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depute

[duh-pyoot] /dəˈpyut/
verb (used with object), deputed, deputing.
1.
to appoint as one's substitute, representative, or agent.
2.
to assign (authority, a function, etc.) to a deputy.
Origin of depute
1350-1400
1350-1400; Middle English deputen < Anglo-French, Old French deputer to assign < Late Latin dēputāre to allot, Latin: to consider, equivalent to dē- de- + putāre to think
Related forms
deputable
[dep-yuh-tuh-buh l, duh-pyoo-] /ˈdɛp yə tə bəl, dəˈpyu-/ (Show IPA),
adjective
undeputed, adjective
Dictionary.com Unabridged
Based on the Random House Dictionary, © Random House, Inc. 2015.
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Examples from the Web for depute
Historical Examples
  • They go in person or depute their agents to inspect the wine, make their bargains, and seal the cellars where the wine is stored.

  • And now will you tell me the principal facts, as you know them, or will you depute some one else to do so?

    The Gold Bag Carolyn Wells
  • He has gone behind my back and tried to depute you to do it, to plead his cause for him.

    Prisoners Mary Cholmondeley
  • I depute you to open this sealed document and read the contents to the company.

    Dorothy's Travels Evelyn Raymond
  • As Mrs. Fred Lawrence she would be held regally above them, and could depute her charitable work to her aunt.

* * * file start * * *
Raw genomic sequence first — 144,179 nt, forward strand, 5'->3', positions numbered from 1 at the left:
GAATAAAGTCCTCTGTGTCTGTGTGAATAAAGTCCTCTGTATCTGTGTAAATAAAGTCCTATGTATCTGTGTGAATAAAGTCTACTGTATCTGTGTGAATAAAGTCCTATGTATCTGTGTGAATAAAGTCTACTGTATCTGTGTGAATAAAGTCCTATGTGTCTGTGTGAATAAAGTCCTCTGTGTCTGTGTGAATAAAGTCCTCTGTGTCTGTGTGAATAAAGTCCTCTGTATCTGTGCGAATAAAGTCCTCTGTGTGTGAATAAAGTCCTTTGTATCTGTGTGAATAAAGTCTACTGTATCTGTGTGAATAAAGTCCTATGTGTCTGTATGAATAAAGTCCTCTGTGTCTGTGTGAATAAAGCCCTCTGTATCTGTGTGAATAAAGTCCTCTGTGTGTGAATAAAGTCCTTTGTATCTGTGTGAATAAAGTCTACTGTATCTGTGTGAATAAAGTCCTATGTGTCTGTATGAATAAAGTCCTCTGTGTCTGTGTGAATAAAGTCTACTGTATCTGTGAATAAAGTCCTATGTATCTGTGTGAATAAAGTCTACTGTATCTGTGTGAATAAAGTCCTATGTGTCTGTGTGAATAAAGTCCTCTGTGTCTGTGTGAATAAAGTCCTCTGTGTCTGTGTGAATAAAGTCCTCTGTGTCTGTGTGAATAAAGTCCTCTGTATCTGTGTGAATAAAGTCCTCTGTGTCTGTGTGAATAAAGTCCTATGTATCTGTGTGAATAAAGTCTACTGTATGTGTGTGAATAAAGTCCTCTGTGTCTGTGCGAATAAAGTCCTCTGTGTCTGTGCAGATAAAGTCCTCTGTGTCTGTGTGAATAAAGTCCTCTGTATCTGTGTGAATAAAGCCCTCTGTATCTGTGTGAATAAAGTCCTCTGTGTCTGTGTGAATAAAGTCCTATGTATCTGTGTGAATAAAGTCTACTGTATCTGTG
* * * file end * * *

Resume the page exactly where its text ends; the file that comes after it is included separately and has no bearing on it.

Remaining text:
Hope Mills Amanda M. Douglas
  • If I depute a servant to do this, I know how he will set about it.

    Dog Breaking William Nelson Hutchinson
  • They depute him to lecture upon this subject in almost all the large cities throughout the Union.

  • This preliminary work he is obliged to depute to subordinates.

    Boating W. B. Woodgate
  • “At your own castle, when we can get there, and to whomsoever we may depute,” was the reply.

    Antony Waymouth W.H.G. Kingston
  • I know it is asking a good deal, but would you accompany any one we may depute to go?

    Betty Grier Joseph Waugh
British Dictionary definitions for depute

depute

verb (transitive) (dɪˈpjuːt)
1.
to appoint as an agent, substitute, or representative
2.
to assign or transfer (authority, duties, etc) to a deputy; delegate
noun (ˈdɛpjuːt)
3.
(Scot)
  1. a deputy
  2. (as modifier; usually postpositive): sheriff depute
Word Origin
C15: from Old French deputer, from Late Latin dēputāre to assign, allot, from Latin de- + putāre to think, consider
Collins English Dictionary - Complete & Unabridged 2012 Digital Edition
© William Collins Sons & Co. Ltd. 1979, 1986 © HarperCollins
Publishers 1998, 2000, 2003, 2005, 2006, 2007, 2009, 2012
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Word Origin and History for depute
v.

mid-14c., "to appoint, assign," from Middle French deputer, from Late Latin deputare "destine, allot" (see deputy). Related: Deputed; deputing.

Online Etymology Dictionary, © 2010 Douglas Harper
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9
11
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